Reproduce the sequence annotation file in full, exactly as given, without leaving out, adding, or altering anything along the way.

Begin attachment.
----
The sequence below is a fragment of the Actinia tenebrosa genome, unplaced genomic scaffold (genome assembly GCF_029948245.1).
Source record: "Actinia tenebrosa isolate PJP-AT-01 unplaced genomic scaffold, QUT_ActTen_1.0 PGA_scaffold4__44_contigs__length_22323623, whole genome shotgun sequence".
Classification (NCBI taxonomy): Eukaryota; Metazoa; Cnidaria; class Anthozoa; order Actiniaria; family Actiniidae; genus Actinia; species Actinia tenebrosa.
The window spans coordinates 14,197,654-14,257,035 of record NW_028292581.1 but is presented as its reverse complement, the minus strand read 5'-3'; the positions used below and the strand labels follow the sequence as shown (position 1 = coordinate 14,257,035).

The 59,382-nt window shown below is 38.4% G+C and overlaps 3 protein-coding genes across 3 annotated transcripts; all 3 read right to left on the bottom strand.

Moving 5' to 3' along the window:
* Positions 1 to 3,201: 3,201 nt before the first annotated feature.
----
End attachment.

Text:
The sequence below is a fragment of the Actinia tenebrosa genome, unplaced genomic scaffold (genome assembly GCF_029948245.1).
Source record: "Actinia tenebrosa isolate PJP-AT-01 unplaced genomic scaffold, QUT_ActTen_1.0 PGA_scaffold4__44_contigs__length_22323623, whole genome shotgun sequence".
Classification (NCBI taxonomy): Eukaryota; Metazoa; Cnidaria; class Anthozoa; order Actiniaria; family Actiniidae; genus Actinia; species Actinia tenebrosa.
The window spans coordinates 14,197,654-14,257,035 of record NW_028292581.1 but is presented as its reverse complement, the minus strand read 5'-3'; the positions used below and the strand labels follow the sequence as shown (position 1 = coordinate 14,257,035).

The 59,382-nt window shown below is 38.4% G+C and overlaps 3 protein-coding genes across 3 annotated transcripts; all 3 read right to left on the bottom strand.

Moving 5' to 3' along the window:
* Positions 1 to 3,201: 3,201 nt before the first annotated feature.